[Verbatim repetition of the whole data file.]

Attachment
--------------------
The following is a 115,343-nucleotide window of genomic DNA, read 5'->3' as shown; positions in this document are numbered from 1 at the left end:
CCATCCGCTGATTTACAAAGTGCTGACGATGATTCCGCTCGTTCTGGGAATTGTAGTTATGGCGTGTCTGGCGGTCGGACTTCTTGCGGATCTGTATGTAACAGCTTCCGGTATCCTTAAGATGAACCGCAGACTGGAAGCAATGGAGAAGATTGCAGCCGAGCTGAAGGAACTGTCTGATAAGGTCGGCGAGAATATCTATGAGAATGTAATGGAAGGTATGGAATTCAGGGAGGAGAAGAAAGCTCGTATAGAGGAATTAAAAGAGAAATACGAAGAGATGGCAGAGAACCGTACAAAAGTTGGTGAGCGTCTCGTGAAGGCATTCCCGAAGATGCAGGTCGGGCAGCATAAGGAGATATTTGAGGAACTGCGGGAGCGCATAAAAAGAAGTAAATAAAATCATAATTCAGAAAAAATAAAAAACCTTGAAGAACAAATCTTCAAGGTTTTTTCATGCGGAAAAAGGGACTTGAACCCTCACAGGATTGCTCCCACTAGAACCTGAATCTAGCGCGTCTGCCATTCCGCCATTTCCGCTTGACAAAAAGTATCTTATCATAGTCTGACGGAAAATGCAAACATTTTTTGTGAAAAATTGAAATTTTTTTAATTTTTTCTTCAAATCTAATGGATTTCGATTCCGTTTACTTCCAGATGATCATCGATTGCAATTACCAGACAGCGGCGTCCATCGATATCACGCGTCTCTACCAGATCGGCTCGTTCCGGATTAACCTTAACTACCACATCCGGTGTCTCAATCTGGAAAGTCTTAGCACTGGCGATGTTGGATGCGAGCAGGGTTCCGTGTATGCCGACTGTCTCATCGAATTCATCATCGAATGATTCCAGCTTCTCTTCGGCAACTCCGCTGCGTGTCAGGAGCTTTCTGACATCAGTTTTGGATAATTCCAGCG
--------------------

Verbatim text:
The following is a 115,343-nucleotide window of genomic DNA, read 5'->3' as shown; positions in this document are numbered from 1 at the left end:
CCATCCGCTGATTTACAAAGTGCTGACGATGATTCCGCTCGTTCTGGGAATTGTAGTTATGGCGTGTCTGGCGGTCGGACTTCTTGCGGATCTGTATGTAACAGCTTCCGGTATCCTTAAGATGAACCGCAGACTGGAAGCAATGGAGAAGATTGCAGCCGAGCTGAAGGAACTGTCTGATAAGGTCGGCGAGAATATCTATGAGAATGTAATGGAAGGTATGGAATTCAGGGAGGAGAAGAAAGCTCGTATAGAGGAATTAAAAGAGAAATACGAAGAGATGGCAGAGAACCGTACAAAAGTTGGTGAGCGTCTCGTGAAGGCATTCCCGAAGATGCAGGTCGGGCAGCATAAGGAGATATTTGAGGAACTGCGGGAGCGCATAAAAAGAAGTAAATAAAATCATAATTCAGAAAAAATAAAAAACCTTGAAGAACAAATCTTCAAGGTTTTTTCATGCGGAAAAAGGGACTTGAACCCTCACAGGATTGCTCCCACTAGAACCTGAATCTAGCGCGTCTGCCATTCCGCCATTTCCGCTTGACAAAAAGTATCTTATCATAGTCTGACGGAAAATGCAAACATTTTTTGTGAAAAATTGAAATTTTTTTAATTTTTTCTTCAAATCTAATGGATTTCGATTCCGTTTACTTCCAGATGATCATCGATTGCAATTACCAGACAGCGGCGTCCATCGATATCACGCGTCTCTACCAGATCGGCTCGTTCCGGATTAACCTTAACTACCACATCCGGTGTCTCAATCTGGAAAGTCTTAGCACTGGCGATGTTGGATGCGAGCAGGGTTCCGTGTATGCCGACTGTCTCATCGAATTCATCATCGAATGATTCCAGCTTCTCTTCGGCAACTCCGCTGCGTGTCAGGAGCTTTCTGACATCAGTTTTGGATAATTCCAGCG